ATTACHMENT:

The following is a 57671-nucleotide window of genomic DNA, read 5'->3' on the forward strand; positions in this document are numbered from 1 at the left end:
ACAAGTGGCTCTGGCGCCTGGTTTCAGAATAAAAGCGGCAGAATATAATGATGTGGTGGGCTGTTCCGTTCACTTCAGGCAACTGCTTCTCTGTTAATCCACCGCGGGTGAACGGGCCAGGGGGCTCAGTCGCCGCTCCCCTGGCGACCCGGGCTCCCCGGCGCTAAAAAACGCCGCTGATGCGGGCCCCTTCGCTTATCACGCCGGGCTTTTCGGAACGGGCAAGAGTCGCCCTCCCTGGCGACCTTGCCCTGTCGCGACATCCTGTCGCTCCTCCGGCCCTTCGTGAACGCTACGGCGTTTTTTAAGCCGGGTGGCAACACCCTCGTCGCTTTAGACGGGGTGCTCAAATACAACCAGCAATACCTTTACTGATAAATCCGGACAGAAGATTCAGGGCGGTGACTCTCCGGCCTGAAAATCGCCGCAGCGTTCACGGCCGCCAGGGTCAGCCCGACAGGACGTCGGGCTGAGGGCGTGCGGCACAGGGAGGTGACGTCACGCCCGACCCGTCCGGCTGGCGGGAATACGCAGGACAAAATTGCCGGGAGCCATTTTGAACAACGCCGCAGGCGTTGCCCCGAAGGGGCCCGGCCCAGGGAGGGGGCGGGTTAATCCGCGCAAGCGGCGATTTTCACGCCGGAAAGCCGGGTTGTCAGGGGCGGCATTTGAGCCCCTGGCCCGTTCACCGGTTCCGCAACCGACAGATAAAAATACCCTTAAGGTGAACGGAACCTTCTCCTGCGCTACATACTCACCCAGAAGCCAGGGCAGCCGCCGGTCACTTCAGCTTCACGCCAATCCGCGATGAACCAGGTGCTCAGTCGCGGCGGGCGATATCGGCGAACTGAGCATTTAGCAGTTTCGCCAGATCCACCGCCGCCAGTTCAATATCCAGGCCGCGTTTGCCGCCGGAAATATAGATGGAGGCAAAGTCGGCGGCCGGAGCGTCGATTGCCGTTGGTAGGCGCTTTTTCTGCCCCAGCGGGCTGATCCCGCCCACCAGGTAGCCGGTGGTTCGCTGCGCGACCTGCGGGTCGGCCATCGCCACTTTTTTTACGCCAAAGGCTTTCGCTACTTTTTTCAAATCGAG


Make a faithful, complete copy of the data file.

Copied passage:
The following is a 57671-nucleotide window of genomic DNA, read 5'->3' on the forward strand; positions in this document are numbered from 1 at the left end:
ACAAGTGGCTCTGGCGCCTGGTTTCAGAATAAAAGCGGCAGAATATAATGATGTGGTGGGCTGTTCCGTTCACTTCAGGCAACTGCTTCTCTGTTAATCCACCGCGGGTGAACGGGCCAGGGGGCTCAGTCGCCGCTCCCCTGGCGACCCGGGCTCCCCGGCGCTAAAAAACGCCGCTGATGCGGGCCCCTTCGCTTATCACGCCGGGCTTTTCGGAACGGGCAAGAGTCGCCCTCCCTGGCGACCTTGCCCTGTCGCGACATCCTGTCGCTCCTCCGGCCCTTCGTGAACGCTACGGCGTTTTTTAAGCCGGGTGGCAACACCCTCGTCGCTTTAGACGGGGTGCTCAAATACAACCAGCAATACCTTTACTGATAAATCCGGACAGAAGATTCAGGGCGGTGACTCTCCGGCCTGAAAATCGCCGCAGCGTTCACGGCCGCCAGGGTCAGCCCGACAGGACGTCGGGCTGAGGGCGTGCGGCACAGGGAGGTGACGTCACGCCCGACCCGTCCGGCTGGCGGGAATACGCAGGACAAAATTGCCGGGAGCCATTTTGAACAACGCCGCAGGCGTTGCCCCGAAGGGGCCCGGCCCAGGGAGGGGGCGGGTTAATCCGCGCAAGCGGCGATTTTCACGCCGGAAAGCCGGGTTGTCAGGGGCGGCATTTGAGCCCCTGGCCCGTTCACCGGTTCCGCAACCGACAGATAAAAATACCCTTAAGGTGAACGGAACCTTCTCCTGCGCTACATACTCACCCAGAAGCCAGGGCAGCCGCCGGTCACTTCAGCTTCACGCCAATCCGCGATGAACCAGGTGCTCAGTCGCGGCGGGCGATATCGGCGAACTGAGCATTTAGCAGTTTCGCCAGATCCACCGCCGCCAGTTCAATATCCAGGCCGCGTTTGCCGCCGGAAATATAGATGGAGGCAAAGTCGGCGGCCGGAGCGTCGATTGCCGTTGGTAGGCGCTTTTTCTGCCCCAGCGGGCTGATCCCGCCCACCAGGTAGCCGGTGGTTCGCTGCGCGACCTGCGGGTCGGCCATCGCCACTTTTTTTACGCCAAAGGCTTTCGCTACTTTTTTCAAATCGAG